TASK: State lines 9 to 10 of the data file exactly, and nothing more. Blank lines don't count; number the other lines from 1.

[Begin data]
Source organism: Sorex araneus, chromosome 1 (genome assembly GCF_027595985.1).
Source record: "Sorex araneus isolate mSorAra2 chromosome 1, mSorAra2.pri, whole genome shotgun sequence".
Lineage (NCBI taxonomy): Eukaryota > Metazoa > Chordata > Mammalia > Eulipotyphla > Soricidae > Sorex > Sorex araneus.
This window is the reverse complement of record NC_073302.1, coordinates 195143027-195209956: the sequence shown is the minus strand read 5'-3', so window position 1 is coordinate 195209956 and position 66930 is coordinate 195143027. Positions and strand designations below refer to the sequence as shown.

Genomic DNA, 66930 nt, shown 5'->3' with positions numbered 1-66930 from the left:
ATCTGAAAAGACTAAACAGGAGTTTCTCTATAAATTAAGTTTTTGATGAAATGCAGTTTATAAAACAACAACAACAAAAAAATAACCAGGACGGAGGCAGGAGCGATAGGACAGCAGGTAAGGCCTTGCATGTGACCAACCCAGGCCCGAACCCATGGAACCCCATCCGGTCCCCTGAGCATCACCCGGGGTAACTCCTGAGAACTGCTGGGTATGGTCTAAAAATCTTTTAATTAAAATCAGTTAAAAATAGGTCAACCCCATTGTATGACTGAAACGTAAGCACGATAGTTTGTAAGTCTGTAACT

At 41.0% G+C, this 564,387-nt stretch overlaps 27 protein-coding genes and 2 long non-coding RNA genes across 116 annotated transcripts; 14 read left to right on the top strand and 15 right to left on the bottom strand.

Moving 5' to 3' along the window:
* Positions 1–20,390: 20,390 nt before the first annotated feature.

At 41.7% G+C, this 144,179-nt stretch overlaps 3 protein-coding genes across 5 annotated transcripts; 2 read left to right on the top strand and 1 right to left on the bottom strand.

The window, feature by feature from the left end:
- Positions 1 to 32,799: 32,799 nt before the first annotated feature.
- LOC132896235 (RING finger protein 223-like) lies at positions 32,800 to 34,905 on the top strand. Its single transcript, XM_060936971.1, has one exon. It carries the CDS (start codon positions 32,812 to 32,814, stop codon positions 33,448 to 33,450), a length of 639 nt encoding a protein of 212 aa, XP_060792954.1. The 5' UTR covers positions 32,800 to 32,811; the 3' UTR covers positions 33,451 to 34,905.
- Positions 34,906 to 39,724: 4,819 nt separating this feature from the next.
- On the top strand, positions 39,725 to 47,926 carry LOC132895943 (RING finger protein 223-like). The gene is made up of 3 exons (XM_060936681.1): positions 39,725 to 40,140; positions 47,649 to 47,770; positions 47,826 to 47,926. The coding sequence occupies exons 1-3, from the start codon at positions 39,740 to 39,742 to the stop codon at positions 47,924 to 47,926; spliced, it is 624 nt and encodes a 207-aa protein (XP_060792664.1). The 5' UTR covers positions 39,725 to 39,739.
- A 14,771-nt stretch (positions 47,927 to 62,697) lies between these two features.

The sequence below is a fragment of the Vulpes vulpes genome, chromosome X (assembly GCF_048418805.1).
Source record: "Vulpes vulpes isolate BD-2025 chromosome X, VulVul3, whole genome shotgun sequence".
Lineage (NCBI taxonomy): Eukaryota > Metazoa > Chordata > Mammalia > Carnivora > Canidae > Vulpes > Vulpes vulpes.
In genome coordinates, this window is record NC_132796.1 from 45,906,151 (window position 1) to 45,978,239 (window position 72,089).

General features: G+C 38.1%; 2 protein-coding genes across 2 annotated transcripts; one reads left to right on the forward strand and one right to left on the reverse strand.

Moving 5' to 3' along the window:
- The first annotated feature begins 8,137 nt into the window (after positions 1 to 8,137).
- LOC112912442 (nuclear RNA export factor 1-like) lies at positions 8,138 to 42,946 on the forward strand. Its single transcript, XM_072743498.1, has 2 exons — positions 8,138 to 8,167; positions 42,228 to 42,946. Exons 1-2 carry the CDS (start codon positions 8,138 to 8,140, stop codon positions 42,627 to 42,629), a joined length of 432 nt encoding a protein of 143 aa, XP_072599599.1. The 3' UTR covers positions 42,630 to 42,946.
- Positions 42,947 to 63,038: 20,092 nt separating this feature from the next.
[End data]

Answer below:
* Positions 1–20,390: 20,390 nt before the first annotated feature.

At 41.7% G+C, this 144,179-nt stretch overlaps 3 protein-coding genes across 5 annotated transcripts; 2 read left to right on the top strand and 1 right to left on the bottom strand.